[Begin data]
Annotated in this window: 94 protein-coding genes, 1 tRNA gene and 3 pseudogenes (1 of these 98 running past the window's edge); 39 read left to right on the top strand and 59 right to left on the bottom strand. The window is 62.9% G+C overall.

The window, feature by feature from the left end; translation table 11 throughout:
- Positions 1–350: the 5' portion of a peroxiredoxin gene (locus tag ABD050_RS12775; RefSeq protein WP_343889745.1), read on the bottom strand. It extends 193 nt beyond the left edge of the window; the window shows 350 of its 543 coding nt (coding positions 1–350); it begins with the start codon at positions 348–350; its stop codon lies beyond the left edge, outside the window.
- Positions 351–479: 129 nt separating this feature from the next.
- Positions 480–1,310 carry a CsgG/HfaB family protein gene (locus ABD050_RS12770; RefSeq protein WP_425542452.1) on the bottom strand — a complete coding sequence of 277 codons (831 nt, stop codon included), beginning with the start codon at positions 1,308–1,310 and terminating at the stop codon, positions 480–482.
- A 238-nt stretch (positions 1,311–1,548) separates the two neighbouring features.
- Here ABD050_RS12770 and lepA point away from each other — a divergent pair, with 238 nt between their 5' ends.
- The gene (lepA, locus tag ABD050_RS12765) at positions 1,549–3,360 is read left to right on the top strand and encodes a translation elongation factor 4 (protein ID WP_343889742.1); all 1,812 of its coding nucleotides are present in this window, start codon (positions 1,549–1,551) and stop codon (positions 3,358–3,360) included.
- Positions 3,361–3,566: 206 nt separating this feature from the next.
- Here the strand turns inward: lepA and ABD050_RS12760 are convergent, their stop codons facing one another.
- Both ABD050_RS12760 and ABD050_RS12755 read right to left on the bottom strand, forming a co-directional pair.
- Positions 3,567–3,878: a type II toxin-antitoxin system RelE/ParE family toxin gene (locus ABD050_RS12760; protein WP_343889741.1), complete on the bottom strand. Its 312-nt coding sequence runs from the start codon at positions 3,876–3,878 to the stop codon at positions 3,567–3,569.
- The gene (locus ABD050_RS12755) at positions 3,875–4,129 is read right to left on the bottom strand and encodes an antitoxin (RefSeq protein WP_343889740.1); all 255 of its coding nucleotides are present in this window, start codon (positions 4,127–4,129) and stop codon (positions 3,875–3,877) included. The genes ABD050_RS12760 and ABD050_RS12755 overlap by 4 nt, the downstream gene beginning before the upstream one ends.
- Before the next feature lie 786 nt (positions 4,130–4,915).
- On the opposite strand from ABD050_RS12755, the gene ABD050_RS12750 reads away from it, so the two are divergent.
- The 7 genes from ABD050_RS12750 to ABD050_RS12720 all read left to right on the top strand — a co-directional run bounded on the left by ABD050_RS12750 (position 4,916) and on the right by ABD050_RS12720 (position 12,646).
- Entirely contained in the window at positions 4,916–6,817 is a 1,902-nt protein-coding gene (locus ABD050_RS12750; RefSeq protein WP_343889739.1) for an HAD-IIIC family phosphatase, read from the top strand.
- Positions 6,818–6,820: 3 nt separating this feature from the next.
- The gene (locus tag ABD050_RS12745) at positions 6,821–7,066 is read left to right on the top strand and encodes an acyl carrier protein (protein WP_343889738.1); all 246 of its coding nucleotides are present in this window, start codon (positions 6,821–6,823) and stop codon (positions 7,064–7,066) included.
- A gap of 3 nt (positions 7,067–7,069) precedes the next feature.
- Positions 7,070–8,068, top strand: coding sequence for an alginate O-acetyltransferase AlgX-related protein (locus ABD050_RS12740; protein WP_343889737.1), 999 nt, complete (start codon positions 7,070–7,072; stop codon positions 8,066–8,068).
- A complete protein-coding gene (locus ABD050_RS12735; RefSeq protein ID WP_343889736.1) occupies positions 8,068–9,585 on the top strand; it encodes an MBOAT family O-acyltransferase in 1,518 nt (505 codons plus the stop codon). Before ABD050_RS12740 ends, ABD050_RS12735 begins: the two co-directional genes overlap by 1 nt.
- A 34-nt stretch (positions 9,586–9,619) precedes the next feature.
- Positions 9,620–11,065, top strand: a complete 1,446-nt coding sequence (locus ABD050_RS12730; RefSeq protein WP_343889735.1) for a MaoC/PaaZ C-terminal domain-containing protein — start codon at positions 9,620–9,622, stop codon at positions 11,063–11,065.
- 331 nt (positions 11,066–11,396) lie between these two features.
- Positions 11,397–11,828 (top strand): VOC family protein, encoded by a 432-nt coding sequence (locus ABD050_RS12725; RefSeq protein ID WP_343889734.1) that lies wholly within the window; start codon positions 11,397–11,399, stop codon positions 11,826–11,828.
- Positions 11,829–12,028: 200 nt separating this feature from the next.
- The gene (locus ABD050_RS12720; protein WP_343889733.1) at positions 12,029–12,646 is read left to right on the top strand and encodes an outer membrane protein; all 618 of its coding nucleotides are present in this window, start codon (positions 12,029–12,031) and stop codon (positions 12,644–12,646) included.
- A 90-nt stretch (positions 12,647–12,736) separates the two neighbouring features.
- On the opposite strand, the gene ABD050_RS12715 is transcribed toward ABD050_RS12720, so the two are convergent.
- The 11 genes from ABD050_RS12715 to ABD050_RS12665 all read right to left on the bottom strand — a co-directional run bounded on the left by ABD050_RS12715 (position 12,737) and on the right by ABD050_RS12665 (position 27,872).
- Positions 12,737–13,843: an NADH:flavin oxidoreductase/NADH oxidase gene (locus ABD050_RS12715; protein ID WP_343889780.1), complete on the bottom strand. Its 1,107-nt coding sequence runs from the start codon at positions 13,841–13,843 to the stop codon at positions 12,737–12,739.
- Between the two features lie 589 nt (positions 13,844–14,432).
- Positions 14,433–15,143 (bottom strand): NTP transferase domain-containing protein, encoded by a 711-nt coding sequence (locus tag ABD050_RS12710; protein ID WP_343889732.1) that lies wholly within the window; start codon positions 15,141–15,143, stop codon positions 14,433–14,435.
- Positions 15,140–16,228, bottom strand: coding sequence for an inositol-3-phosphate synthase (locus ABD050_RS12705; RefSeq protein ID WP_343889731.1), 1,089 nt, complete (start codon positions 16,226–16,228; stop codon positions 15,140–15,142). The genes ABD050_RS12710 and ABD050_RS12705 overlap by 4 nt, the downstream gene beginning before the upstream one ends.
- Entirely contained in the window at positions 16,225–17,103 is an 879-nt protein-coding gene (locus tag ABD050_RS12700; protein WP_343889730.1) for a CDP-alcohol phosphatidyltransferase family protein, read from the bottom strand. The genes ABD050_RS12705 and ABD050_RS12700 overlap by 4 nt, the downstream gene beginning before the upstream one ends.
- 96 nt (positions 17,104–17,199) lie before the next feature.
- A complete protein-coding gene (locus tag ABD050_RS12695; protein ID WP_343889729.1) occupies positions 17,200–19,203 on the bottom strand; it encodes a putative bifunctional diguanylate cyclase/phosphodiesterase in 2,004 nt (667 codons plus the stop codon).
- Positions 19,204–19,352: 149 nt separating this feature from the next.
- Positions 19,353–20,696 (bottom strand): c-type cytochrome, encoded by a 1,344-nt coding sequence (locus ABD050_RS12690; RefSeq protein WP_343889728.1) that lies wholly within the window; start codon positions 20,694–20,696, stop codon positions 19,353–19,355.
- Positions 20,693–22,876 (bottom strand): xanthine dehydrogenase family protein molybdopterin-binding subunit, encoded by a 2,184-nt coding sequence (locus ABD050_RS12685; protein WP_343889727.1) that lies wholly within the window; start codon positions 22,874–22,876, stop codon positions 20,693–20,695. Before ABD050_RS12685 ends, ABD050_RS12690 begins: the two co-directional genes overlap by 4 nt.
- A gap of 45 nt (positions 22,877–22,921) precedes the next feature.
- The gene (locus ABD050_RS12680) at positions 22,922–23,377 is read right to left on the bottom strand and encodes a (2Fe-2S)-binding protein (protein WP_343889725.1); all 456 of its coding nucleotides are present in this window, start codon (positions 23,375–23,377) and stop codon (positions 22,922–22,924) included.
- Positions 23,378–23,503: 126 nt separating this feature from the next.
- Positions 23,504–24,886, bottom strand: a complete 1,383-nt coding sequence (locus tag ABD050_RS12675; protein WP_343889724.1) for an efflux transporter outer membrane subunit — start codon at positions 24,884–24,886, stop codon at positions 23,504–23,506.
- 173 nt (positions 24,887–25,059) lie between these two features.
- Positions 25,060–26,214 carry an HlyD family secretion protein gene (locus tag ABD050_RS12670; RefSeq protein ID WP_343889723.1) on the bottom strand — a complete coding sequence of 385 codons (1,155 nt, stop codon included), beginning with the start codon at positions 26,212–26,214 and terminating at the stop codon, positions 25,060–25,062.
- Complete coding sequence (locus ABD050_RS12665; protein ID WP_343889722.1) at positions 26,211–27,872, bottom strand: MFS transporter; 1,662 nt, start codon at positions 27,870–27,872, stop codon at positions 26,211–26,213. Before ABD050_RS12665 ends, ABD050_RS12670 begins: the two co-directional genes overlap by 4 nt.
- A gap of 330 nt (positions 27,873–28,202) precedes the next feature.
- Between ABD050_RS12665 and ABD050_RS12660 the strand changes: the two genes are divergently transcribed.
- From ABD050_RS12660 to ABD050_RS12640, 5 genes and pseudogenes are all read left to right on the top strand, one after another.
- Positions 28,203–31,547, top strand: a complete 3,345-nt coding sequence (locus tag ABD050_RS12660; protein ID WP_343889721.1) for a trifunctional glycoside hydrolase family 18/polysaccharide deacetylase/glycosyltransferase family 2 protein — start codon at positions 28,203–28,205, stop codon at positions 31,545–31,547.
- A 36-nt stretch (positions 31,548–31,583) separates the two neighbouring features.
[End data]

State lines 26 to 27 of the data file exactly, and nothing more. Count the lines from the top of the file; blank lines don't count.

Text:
- Positions 11,397–11,828 (top strand): VOC family protein, encoded by a 432-nt coding sequence (locus ABD050_RS12725; RefSeq protein ID WP_343889734.1) that lies wholly within the window; start codon positions 11,397–11,399, stop codon positions 11,826–11,828.
- Positions 11,829–12,028: 200 nt separating this feature from the next.